TV Soap Revives Korean Craze in China

      March 07, 2014 12:19

      Korean soap "My Love from the Star," about a woman's romance with an alien, has taken China by storm, sparking fads for anything from food to books.

      The Bibigo chain of Korean restaurants launched a new dish in outlets in Beijing on Wednesday consisting of fried chicken, pickled radishes and two bottles of beer, which is a popular combination among Koreans.

      Jeon Ji-hyun eats a fried chicken leg in an episode of "My Love from the Star."

      "We decided to add the new item to our menus due to the explosive popularity of 'chi-maek'" -- the Korean abbreviation for the combo.

      The heroine of the show, played by Jeon Ji-hyun, at one point says, "There's nothing like chi-maek on a snowy day!" That's all it took for sales to take off in China.

      Korean restaurants in Shanghai's Korea Town are also seeing a surge in customers, with long lines in front of Korean fried-chicken shops there. The same thing is happening at restaurants selling samgyeopsal (Korean-style bacon) and tteokbokki (stir-fried rice cake in spicy chili paste).

      Hong Kong's Mingpao daily reports that poultry sales in China, which were hit by the avian influenza outbreak, recovered partly thanks to the show.

      Other Korean food companies are benefiting too. Bakery chain Tous les Jours saw sales surge because Kim Soo-hyun, the male star of the soap, features in its advertising. Chinese customers like to have their pictures taken next to a life-sized cutout of the actor placed out front.

      A Tous les Jours spokesman said sales at outlets in Beijing rose 30 percent and in Shanghai more than 40 percent.

      Chinese women pose with a life-sized cutout of Kim Soo-hyun in front of a Tous les Jours bakery in Beijing. /Courtesy of CJ Foodville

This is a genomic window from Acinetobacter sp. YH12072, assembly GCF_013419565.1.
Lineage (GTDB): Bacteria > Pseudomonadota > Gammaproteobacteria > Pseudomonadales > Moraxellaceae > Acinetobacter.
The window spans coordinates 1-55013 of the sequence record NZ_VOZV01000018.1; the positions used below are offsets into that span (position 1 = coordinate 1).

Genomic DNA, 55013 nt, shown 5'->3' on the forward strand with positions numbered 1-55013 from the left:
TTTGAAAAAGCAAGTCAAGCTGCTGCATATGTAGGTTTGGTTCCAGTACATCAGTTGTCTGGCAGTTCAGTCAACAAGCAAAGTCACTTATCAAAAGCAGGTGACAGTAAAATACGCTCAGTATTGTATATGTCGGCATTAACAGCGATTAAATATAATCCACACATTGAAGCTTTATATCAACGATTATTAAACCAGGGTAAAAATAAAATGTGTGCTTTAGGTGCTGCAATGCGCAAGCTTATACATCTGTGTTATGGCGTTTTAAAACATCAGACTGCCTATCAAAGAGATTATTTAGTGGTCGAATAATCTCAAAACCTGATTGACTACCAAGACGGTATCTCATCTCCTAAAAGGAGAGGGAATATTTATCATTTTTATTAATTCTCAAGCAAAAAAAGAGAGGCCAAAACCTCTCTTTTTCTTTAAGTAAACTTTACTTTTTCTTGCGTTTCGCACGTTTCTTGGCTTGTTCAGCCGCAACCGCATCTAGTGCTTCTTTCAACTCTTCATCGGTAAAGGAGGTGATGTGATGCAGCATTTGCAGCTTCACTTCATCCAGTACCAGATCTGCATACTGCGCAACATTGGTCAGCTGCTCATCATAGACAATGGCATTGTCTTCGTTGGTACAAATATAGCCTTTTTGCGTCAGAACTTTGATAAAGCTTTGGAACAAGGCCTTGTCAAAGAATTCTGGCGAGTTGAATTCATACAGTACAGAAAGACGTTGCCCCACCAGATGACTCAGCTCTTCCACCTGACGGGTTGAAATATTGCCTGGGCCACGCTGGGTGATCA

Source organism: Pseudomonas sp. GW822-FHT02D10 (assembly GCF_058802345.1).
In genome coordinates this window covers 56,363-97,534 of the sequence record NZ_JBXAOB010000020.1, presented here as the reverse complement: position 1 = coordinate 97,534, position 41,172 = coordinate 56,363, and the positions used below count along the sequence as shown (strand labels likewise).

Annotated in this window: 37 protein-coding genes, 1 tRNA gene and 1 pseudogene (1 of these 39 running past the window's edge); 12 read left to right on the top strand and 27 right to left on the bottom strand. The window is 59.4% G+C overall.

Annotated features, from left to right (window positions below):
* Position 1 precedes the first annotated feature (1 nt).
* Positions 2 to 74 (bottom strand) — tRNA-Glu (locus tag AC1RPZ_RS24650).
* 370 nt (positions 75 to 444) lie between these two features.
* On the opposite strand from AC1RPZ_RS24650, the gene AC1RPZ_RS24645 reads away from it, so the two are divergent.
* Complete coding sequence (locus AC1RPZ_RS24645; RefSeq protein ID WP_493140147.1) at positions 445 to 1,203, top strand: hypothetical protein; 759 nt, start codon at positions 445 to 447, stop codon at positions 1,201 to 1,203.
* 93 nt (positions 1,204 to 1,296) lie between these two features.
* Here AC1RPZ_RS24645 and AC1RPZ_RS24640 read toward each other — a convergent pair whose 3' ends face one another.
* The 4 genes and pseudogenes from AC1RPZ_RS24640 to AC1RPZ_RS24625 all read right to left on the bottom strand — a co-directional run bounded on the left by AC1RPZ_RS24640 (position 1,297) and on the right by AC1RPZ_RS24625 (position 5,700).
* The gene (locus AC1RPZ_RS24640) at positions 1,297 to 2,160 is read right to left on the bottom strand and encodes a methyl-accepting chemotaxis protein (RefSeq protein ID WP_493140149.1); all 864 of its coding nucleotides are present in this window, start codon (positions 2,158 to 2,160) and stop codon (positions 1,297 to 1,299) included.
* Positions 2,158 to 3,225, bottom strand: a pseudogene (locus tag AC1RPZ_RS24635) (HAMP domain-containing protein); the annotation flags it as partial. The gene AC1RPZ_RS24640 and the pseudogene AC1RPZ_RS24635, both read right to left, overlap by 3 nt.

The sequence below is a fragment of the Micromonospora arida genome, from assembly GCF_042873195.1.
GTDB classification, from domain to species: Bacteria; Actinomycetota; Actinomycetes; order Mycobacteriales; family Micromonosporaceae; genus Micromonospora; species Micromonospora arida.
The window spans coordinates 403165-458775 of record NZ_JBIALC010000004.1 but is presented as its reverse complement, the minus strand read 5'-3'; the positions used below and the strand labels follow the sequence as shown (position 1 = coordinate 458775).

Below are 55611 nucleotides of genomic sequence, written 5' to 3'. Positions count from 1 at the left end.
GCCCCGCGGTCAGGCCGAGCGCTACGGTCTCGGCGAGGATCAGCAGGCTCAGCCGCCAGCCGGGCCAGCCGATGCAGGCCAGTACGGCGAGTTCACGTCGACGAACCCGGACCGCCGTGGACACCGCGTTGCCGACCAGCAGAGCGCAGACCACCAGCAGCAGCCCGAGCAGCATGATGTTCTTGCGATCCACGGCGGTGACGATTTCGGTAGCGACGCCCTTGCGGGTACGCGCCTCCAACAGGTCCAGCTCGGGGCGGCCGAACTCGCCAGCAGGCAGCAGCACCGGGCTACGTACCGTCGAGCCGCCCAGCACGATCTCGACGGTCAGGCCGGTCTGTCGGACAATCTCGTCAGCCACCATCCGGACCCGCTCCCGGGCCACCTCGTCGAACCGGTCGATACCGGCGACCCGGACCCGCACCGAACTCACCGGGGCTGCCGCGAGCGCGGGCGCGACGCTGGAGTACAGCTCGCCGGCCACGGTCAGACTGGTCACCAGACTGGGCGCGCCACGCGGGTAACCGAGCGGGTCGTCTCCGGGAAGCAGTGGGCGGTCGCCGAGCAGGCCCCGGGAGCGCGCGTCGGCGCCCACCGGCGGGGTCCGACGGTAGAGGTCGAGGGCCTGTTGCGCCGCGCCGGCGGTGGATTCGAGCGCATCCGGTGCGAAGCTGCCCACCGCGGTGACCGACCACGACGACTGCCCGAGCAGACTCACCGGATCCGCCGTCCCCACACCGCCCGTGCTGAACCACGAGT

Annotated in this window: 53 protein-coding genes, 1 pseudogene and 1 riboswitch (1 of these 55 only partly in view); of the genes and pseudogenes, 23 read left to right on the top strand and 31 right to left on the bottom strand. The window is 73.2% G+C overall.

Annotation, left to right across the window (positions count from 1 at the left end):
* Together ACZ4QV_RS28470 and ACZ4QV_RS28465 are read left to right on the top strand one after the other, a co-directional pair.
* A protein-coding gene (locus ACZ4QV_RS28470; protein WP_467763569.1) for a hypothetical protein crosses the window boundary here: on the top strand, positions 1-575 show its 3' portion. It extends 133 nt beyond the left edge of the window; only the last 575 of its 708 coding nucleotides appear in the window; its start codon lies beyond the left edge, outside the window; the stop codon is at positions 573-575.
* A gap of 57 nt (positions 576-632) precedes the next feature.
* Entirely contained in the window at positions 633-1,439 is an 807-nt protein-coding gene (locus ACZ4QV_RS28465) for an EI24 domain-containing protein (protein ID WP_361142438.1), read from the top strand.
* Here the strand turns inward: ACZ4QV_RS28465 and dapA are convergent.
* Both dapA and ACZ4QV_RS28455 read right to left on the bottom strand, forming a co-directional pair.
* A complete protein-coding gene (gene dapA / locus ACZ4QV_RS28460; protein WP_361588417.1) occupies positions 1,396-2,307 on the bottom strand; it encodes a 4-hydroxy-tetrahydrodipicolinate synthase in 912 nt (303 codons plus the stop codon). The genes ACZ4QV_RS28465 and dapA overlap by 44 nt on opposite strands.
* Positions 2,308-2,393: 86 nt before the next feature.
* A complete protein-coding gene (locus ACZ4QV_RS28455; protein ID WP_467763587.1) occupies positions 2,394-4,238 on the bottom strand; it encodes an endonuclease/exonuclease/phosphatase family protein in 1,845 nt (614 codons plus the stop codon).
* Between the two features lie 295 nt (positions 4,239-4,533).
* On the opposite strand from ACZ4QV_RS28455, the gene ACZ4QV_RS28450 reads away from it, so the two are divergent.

Korean fried chicken franchise BBQ also saw sales in its 150 stores in China rise more than 30 percent on average.

      TV home shopping channels in China are using images from "My Love from the Star" when they sell home appliances like TVs and laptops. A staffer with home shopping channel Dongfeng CJ said, "The drama is so popular that even a brief exposure draws a lot of viewer attention."

      Chinese media report on other effects of the show. One cosmetics maker in Fujian Province ended up halting production lines on Feb. 27, when the final episode of the show aired, because so many of its staff wanted to take the day off to watch it.

      Also, Chinese versions of the Chosun dynasty novel "Kuunmong" (Nine Cloud Dream), which is quoted by the hero, have sold out.

      Even top Chinese officials have commented on the phenomenon. Wang Qishan, the sixth highest-ranking member of the Chinese government and a member of the Politburo, said at a recent meeting of the National People's Congress that the popularity of Korean TV dramas in China stems from highlighting "traditional culture."

      Experts in China say the Korean Wave or craze for Korean pop culture, which took off in China thanks to the hit TV drama "Jewel in the Palace" in 2003, is experiencing a revival thanks to "My Love from the Star." 

      Kim Sung-chul, head of the Korean Residents Association in Shanghai, said the monthly rent for a 200 sq.m barbecued beef restaurant recently rose from around W10.4 million to W24.8 million (US$1=W1,065). "We need to look for ways to channel the resurgence to help Korean residents in China and businesses operating there." 

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